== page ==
Leaving a Legacy of Leadership | Part 2
Part 1 of this blog entry involved a single-case observation of family leadership transfer and an attempt to derive general principles from that case. To test my observations, I sent the piece to my friend David W. Barnett, whose parents “discipled” him in business leadership and inspired him to pursue a PhD dissertation in leadership at Benedictine University. His dissertation explores the intergenerational transfer of business leadership within families. I knew that David would know what the scholarly literature on this topic has to say, and he made some very valuable observations. The following represents my “interview” with him.
Castleberry: What did you think of this single-case study?
Barnett: It’s great stuff! I like your notion of challenging the American value of “freedom” in thinking about how the next generation chooses a life path. I think you could address the values issue a little more directly. You allude to several family values (learning by failure, education, and gender equality) as a key to passing on legacy. You might want to specifically consider the transmission of virtues/values, which is just as integral to successful succession as is the transmission of specific knowledge, skills, and resources. And, to some extent, this transmission of values offers great opportunity for family continuity regardless of whether it involves a business. When you write of “universal principles,” you’re talking about the virtue constants and applied values that get passed down intergenerationally in the family.
Castleberry: That’s a great corrective to my piece, David. I failed to consider the question of the family’s larger set of values, partially because I only know one member of the family and I was working primarily from published interviews. It would be fascinating to do more serious research and interview multiple members of that family—including the very few who are not as involved in business—to explore their values further. Maybe I’ll get to do that in the future.
Barnett: You mentioned the ability to learn by failure in your blog piece. That dynamic is a key component of the “community of practice” (CoP) construct proposed by Etienne Wenger (https://scholarsbank.uoregon.edu/xmlui/handle/1794/11736). Families are the ancient, original CoP. Part and parcel with the construct of CoP is the construct of “psychological safety” proposed by Amy Edmondson (https://www.annualreviews.org/doi/abs/10.1146/annurev-orgpsych-031413-091305). It’s the idea that we learn best and most quickly when we have a safe place to try and fail. A family is such an environment. The eyas may fall, but it will never face the tragedy of striking the ground, so it is safe to try again and again until it learns and succeeds.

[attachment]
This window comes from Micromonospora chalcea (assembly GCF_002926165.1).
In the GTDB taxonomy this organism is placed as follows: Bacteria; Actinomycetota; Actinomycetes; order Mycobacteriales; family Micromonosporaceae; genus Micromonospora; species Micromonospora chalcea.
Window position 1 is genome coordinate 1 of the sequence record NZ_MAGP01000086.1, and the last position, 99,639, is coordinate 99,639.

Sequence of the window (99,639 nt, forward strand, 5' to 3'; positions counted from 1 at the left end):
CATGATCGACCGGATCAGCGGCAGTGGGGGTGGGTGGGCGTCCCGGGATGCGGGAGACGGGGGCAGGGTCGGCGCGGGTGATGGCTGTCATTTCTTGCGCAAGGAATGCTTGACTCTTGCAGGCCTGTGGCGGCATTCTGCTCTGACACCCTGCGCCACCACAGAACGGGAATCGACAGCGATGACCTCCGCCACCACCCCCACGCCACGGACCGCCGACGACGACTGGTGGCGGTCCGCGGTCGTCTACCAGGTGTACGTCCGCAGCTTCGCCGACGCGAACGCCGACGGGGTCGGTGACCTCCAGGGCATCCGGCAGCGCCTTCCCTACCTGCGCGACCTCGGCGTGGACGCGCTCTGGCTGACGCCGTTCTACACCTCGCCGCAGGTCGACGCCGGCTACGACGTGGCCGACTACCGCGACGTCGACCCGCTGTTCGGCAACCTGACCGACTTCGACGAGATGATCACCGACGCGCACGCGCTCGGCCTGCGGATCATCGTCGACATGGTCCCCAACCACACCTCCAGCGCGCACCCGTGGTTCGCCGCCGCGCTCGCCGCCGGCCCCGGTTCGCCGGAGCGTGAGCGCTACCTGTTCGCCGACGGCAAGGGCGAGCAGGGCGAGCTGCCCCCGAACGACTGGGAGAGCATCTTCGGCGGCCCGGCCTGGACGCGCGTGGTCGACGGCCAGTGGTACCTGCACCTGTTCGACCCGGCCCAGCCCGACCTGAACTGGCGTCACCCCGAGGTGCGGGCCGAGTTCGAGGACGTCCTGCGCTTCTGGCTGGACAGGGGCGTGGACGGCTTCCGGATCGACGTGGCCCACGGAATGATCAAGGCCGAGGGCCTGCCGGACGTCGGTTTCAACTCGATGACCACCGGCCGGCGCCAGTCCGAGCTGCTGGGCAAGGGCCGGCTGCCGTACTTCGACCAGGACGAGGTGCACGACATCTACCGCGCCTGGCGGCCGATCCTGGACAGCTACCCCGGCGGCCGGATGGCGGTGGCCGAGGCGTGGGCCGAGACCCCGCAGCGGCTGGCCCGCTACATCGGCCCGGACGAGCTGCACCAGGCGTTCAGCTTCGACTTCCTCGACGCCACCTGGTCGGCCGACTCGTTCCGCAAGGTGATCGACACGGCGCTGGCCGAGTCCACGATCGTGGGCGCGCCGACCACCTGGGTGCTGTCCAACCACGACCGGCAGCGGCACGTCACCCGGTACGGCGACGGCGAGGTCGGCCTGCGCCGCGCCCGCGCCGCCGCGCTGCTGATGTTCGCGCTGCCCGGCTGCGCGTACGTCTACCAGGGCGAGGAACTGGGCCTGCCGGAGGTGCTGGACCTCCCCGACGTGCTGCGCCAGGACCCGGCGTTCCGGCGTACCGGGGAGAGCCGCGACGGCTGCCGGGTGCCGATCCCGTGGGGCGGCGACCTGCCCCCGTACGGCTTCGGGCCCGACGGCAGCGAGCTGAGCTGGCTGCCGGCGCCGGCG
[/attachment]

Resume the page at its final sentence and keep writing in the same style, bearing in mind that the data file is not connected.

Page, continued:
Castleberry: We should all be so lucky as to have that kind of mentoring, where real things are at risk in our opportunities, but total failure is not an option! In their classic study on this topic, The Lessons of Experience: How Successful Executives Develop on the Job, McCall, Lombardo & Morrison (https://www.amazon.com/Lessons-Experience-Successful-Executives-Develop/dp/0669180955) call special attention to the importance of learning experiences that are “on line”—an old way of saying that something real is on the line, at stake. The “eyas method” exposes mentees to real loss, but not ultimate failure.
Barnett: Regarding a quality education, I’ve been doing a lot of work lately on the relative importance of formal pedagogy. The Center for Creative Leadership published research in the 1980’s that proposed a 70-20-10 ratio of learning leadership: 70 percent experiential, 20 percent mentorship, 10 percent formal pedagogy. Recent research validates both the concept and to a large extent the ratios. In addition, research shows that you need all three, but mentorship (or leader/follower relationship in general) is the key that really unlocks the value of the other two. Stellar pedagogy is important, but it has the most impact when it is paired with quality mentoring relationships. The intergenerational relationship of the family serves that mentorship role.
Castleberry: That totally squares with my experience. I often comment about how pastors (and other professionals such as engineers, lawyers, and doctors) need the classroom for learning basic facts, but the real formation of professionals must occur in the field. In the context of family leadership transfer, the formation often happens before, as well as after formal learning experiences. The whole discussion lately about how small colleges are better for some students than Ivy League universities fits in here. Higher education is important, but it is never the most important factor in leadership success.
Barnett: Some really good (and rapidly growing) research has emerged about gender equality in family enterprises. Societally, families lead the way in that area. I’ve done a lot of literature review and writing on that subject. A very recent piece from Ernst and Young’s Family Business Center for Excellence gives a great overview (https://www.ey.com/en_us/growth/how-family-businesses-are-embracing-women-in-leadership).
Castleberry: Thanks for dragging me deeper into the literature and into your expertise on this topic, David. The two approaches—a striking case study followed by established theory and literature review—offered a view of leadership transition that really taught me a lot. I hope our readers will profit equally from it.